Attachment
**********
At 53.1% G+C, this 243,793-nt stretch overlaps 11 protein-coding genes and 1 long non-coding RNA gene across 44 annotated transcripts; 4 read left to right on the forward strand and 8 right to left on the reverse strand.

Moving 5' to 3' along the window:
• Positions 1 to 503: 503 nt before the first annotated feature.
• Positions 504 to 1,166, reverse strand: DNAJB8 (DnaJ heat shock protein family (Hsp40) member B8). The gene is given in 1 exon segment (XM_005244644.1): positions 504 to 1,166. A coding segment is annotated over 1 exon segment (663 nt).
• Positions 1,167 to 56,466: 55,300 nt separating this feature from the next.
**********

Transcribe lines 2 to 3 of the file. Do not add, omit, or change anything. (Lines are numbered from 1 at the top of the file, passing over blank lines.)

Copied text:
Moving 5' to 3' along the window:
• Positions 1 to 503: 503 nt before the first annotated feature.